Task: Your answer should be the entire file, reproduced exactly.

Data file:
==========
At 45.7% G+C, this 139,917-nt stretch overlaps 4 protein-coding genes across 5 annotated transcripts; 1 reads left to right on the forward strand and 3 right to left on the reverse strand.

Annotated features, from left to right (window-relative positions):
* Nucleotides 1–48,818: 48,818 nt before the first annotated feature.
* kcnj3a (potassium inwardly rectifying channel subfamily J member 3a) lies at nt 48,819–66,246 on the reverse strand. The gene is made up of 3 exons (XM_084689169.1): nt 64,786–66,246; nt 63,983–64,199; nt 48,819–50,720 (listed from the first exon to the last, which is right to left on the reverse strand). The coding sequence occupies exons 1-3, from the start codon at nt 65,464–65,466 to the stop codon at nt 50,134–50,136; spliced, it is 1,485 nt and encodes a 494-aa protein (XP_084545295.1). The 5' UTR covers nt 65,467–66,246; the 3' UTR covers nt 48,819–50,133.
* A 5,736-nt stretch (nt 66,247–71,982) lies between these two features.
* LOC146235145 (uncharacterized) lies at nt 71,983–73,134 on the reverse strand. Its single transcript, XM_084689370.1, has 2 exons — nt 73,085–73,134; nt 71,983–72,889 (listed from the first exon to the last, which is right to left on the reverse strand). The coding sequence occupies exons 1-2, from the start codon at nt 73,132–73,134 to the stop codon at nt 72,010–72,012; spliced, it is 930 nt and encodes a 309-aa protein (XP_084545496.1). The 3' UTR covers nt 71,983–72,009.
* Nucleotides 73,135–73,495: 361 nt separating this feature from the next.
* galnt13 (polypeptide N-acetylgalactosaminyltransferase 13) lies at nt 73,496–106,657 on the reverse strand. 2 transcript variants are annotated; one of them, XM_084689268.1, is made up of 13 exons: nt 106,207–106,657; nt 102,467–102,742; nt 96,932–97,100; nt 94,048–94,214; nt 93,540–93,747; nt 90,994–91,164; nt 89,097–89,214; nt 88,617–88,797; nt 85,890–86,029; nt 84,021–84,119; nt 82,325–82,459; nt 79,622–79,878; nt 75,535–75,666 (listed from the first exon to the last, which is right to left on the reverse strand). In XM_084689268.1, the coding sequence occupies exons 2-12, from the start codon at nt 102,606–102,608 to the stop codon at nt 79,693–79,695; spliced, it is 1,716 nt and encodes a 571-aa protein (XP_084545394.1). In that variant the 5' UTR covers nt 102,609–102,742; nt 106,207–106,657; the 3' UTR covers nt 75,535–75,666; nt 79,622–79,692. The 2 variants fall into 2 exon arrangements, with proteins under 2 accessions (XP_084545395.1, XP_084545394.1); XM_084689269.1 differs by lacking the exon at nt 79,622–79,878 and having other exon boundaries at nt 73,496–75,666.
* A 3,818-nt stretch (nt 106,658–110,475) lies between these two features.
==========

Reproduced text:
At 45.7% G+C, this 139,917-nt stretch overlaps 4 protein-coding genes across 5 annotated transcripts; 1 reads left to right on the forward strand and 3 right to left on the reverse strand.

Annotated features, from left to right (window-relative positions):
* Nucleotides 1–48,818: 48,818 nt before the first annotated feature.
* kcnj3a (potassium inwardly rectifying channel subfamily J member 3a) lies at nt 48,819–66,246 on the reverse strand. The gene is made up of 3 exons (XM_084689169.1): nt 64,786–66,246; nt 63,983–64,199; nt 48,819–50,720 (listed from the first exon to the last, which is right to left on the reverse strand). The coding sequence occupies exons 1-3, from the start codon at nt 65,464–65,466 to the stop codon at nt 50,134–50,136; spliced, it is 1,485 nt and encodes a 494-aa protein (XP_084545295.1). The 5' UTR covers nt 65,467–66,246; the 3' UTR covers nt 48,819–50,133.
* A 5,736-nt stretch (nt 66,247–71,982) lies between these two features.
* LOC146235145 (uncharacterized) lies at nt 71,983–73,134 on the reverse strand. Its single transcript, XM_084689370.1, has 2 exons — nt 73,085–73,134; nt 71,983–72,889 (listed from the first exon to the last, which is right to left on the reverse strand). The coding sequence occupies exons 1-2, from the start codon at nt 73,132–73,134 to the stop codon at nt 72,010–72,012; spliced, it is 930 nt and encodes a 309-aa protein (XP_084545496.1). The 3' UTR covers nt 71,983–72,009.
* Nucleotides 73,135–73,495: 361 nt separating this feature from the next.
* galnt13 (polypeptide N-acetylgalactosaminyltransferase 13) lies at nt 73,496–106,657 on the reverse strand. 2 transcript variants are annotated; one of them, XM_084689268.1, is made up of 13 exons: nt 106,207–106,657; nt 102,467–102,742; nt 96,932–97,100; nt 94,048–94,214; nt 93,540–93,747; nt 90,994–91,164; nt 89,097–89,214; nt 88,617–88,797; nt 85,890–86,029; nt 84,021–84,119; nt 82,325–82,459; nt 79,622–79,878; nt 75,535–75,666 (listed from the first exon to the last, which is right to left on the reverse strand). In XM_084689268.1, the coding sequence occupies exons 2-12, from the start codon at nt 102,606–102,608 to the stop codon at nt 79,693–79,695; spliced, it is 1,716 nt and encodes a 571-aa protein (XP_084545394.1). In that variant the 5' UTR covers nt 102,609–102,742; nt 106,207–106,657; the 3' UTR covers nt 75,535–75,666; nt 79,622–79,692. The 2 variants fall into 2 exon arrangements, with proteins under 2 accessions (XP_084545395.1, XP_084545394.1); XM_084689269.1 differs by lacking the exon at nt 79,622–79,878 and having other exon boundaries at nt 73,496–75,666.
* A 3,818-nt stretch (nt 106,658–110,475) lies between these two features.